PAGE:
For reasons I won't go into here, I always have really mixed feelings about visiting Seattle, which I do about twice a year. I moved at the right time in my life and don't expect to move back, although that is always a possibility. I miss certain things about it, not least my family and friends, but at the same time living here again, like visiting, would be good with a generous dollop of weird.
I took Auletta to Northgate Mall--which has changed so much! And Alderwood--virtually unrecognizable. But, anyway, Auletta threw a tantrum, fortunately just as the mall was opening and the only people there were seniors getting their exercise where it was dry, and no doubt many of them have had their own children who had public tantrums, as two ladies assured me. I'm sure I did. And it's possible my dad did too, since he was a toddler when Northgate opened. Does this make me feel old, or young?
I went into work with my sister today so I could take her car for the day. Auletta fell asleep in the car, so I sat for a while after we got home. Listened to the birds. How there is a symphony of Northwestern birds (nondescript brown things when you look at them) that makes this place sound different from anywhere else I've ever lived, where bugs shout in summer and winters are eerily silent.
It snowed early one morning and the flakes were enormous. I have never seen them that big, but here it happens often, with the temperature barely freezing. Snowflakes roll together into little cotton balls in the sky and drift downward, making snowfall appear more substantial in the air than on the warm ground, although this winter there was a lot of snow.
The P-I printed its final paper. What will happen to the globe? So little history here, and yet we cling to these pieces of it, the R on the Rainier Brewery, the glue pot that started the fire. I remember the Bubblator; someone's using it as a greenhouse now.
Every time we drive past the Ida Culver house on Greenwood, where my grandmother spent the last few years of her life, I feel like we should stop. My life in this city lacks something at its center, with my grandparents gone. I looked up their house on Google Earth and got down to street level; it's been entirely renovated and looks nothing like the retro-but-modern 1949 building my great-aunt designed. Seattle came of age at an awkward stage for the country in general, but something in me loves the Space Needle and my grandparents' house and other things that seem quaintly non-postmodern modern now. Modernity without the sense of irony that I cultivated growing up in Seattle a couple of decades later.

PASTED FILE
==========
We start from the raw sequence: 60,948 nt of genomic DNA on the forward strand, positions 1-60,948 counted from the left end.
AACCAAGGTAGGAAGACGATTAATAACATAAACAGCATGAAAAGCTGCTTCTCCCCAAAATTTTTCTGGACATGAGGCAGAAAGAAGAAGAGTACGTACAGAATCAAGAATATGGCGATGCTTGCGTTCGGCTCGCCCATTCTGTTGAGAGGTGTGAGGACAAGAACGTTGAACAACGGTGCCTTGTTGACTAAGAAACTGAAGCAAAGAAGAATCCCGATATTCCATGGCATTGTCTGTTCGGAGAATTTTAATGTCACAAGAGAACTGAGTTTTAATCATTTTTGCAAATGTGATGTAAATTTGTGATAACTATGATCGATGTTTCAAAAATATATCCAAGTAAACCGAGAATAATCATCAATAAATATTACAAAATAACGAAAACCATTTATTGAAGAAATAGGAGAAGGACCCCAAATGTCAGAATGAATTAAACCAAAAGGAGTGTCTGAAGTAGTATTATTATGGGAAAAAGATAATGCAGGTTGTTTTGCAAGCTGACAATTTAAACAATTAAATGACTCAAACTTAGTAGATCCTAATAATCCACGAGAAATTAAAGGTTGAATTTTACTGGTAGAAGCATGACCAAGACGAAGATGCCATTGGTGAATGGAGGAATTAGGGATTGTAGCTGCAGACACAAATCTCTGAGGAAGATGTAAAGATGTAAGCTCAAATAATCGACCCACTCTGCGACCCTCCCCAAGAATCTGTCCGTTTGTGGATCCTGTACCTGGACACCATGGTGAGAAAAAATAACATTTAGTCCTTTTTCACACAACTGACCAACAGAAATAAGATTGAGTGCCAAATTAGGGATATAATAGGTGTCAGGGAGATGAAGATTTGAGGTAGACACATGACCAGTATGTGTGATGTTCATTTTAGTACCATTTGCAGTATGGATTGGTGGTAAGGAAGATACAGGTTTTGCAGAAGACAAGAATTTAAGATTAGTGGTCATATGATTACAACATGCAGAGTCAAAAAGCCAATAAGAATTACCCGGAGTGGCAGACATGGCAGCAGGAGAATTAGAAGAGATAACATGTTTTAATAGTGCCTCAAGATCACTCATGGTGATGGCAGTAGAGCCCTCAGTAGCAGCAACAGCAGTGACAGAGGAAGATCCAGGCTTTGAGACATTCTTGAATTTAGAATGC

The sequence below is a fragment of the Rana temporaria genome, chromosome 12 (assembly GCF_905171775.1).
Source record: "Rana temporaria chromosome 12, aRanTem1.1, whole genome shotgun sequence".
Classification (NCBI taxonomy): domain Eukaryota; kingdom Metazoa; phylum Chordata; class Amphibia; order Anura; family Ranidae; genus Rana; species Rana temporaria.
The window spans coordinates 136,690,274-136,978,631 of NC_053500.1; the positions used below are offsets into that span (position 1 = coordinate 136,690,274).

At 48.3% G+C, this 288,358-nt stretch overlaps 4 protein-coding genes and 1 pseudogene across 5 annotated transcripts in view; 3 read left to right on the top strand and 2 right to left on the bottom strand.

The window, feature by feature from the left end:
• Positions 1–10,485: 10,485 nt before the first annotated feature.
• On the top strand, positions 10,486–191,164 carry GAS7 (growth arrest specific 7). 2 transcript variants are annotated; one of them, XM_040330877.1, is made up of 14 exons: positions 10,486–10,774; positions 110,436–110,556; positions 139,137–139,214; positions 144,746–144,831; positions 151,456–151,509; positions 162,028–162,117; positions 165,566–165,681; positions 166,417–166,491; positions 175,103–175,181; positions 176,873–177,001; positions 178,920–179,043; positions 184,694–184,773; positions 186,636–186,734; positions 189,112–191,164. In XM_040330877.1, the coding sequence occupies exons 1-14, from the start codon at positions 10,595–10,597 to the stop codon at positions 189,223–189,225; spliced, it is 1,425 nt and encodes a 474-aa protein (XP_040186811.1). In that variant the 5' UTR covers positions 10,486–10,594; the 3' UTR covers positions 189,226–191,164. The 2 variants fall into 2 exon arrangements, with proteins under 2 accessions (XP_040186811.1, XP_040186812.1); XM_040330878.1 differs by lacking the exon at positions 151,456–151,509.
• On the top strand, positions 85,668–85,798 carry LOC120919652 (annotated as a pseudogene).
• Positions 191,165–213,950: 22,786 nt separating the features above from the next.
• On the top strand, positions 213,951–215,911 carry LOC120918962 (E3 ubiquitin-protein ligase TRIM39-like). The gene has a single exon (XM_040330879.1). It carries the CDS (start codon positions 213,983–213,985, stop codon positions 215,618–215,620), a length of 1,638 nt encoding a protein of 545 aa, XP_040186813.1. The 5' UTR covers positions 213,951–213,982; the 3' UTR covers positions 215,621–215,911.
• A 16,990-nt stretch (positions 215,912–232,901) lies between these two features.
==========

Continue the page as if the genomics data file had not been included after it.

My great-great-grandfather moved to the Northwest in the late nineteenth century, which means my ancestors have lived here for most of the time that there have been whites here at all. My great-grandmother was the first of four generations in our family to attend the university. When the campus on Montlake was first established, the bookstore was in a coat closet in Denny Hall. The bookstore! I went there with Justin for the first time in years. I have gone there for as long as I can remember. I remember I used to peel the glue off the price tags and roll it into sticky little balls. Hmm, I was kind of a gross kid. You can't do that with price tags they've used at least since I was in college; I've tried. I haven't ventured on campus, I mean east of 15th, on this trip. I'm afraid my head would explode. I don't know how I can spend a total of seven years, plus lots of childhood excursions, in that place, and never go now. But I don't know how I can spend the first 26 years of my life in a city that I now visit so rarely.
1 month ago